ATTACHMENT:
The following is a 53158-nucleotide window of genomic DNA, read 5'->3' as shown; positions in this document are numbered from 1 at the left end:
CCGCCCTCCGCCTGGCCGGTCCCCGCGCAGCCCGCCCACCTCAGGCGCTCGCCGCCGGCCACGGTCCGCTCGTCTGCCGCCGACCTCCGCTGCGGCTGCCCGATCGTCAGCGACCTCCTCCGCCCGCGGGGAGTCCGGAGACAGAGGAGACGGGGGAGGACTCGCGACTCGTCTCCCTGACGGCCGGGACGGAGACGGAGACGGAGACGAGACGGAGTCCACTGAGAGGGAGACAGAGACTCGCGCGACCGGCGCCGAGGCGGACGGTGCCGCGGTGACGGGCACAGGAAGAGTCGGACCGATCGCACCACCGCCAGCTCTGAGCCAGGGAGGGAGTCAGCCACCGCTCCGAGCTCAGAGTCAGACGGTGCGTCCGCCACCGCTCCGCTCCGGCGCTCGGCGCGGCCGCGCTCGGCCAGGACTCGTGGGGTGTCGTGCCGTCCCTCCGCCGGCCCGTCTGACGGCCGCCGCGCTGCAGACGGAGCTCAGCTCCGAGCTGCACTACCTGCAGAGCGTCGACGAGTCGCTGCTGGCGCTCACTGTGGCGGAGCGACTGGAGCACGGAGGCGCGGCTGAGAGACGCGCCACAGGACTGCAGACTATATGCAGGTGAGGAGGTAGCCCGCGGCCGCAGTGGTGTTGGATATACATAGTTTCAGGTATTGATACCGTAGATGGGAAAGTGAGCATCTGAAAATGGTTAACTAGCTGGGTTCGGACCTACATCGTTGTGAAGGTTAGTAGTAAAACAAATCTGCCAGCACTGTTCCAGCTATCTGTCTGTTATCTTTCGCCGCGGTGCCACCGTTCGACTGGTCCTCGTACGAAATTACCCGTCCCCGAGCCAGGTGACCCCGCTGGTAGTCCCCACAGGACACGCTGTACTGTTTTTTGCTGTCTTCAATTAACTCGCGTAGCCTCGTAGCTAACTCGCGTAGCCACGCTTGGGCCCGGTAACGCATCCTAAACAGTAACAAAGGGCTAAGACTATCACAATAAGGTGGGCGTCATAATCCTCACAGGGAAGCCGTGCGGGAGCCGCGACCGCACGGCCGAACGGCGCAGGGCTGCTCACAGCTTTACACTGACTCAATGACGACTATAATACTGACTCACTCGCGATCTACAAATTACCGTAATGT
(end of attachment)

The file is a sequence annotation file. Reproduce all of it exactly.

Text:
The following is a 53158-nucleotide window of genomic DNA, read 5'->3' as shown; positions in this document are numbered from 1 at the left end:
CCGCCCTCCGCCTGGCCGGTCCCCGCGCAGCCCGCCCACCTCAGGCGCTCGCCGCCGGCCACGGTCCGCTCGTCTGCCGCCGACCTCCGCTGCGGCTGCCCGATCGTCAGCGACCTCCTCCGCCCGCGGGGAGTCCGGAGACAGAGGAGACGGGGGAGGACTCGCGACTCGTCTCCCTGACGGCCGGGACGGAGACGGAGACGGAGACGAGACGGAGTCCACTGAGAGGGAGACAGAGACTCGCGCGACCGGCGCCGAGGCGGACGGTGCCGCGGTGACGGGCACAGGAAGAGTCGGACCGATCGCACCACCGCCAGCTCTGAGCCAGGGAGGGAGTCAGCCACCGCTCCGAGCTCAGAGTCAGACGGTGCGTCCGCCACCGCTCCGCTCCGGCGCTCGGCGCGGCCGCGCTCGGCCAGGACTCGTGGGGTGTCGTGCCGTCCCTCCGCCGGCCCGTCTGACGGCCGCCGCGCTGCAGACGGAGCTCAGCTCCGAGCTGCACTACCTGCAGAGCGTCGACGAGTCGCTGCTGGCGCTCACTGTGGCGGAGCGACTGGAGCACGGAGGCGCGGCTGAGAGACGCGCCACAGGACTGCAGACTATATGCAGGTGAGGAGGTAGCCCGCGGCCGCAGTGGTGTTGGATATACATAGTTTCAGGTATTGATACCGTAGATGGGAAAGTGAGCATCTGAAAATGGTTAACTAGCTGGGTTCGGACCTACATCGTTGTGAAGGTTAGTAGTAAAACAAATCTGCCAGCACTGTTCCAGCTATCTGTCTGTTATCTTTCGCCGCGGTGCCACCGTTCGACTGGTCCTCGTACGAAATTACCCGTCCCCGAGCCAGGTGACCCCGCTGGTAGTCCCCACAGGACACGCTGTACTGTTTTTTGCTGTCTTCAATTAACTCGCGTAGCCTCGTAGCTAACTCGCGTAGCCACGCTTGGGCCCGGTAACGCATCCTAAACAGTAACAAAGGGCTAAGACTATCACAATAAGGTGGGCGTCATAATCCTCACAGGGAAGCCGTGCGGGAGCCGCGACCGCACGGCCGAACGGCGCAGGGCTGCTCACAGCTTTACACTGACTCAATGACGACTATAATACTGACTCACTCGCGATCTACAAATTACCGTAATGT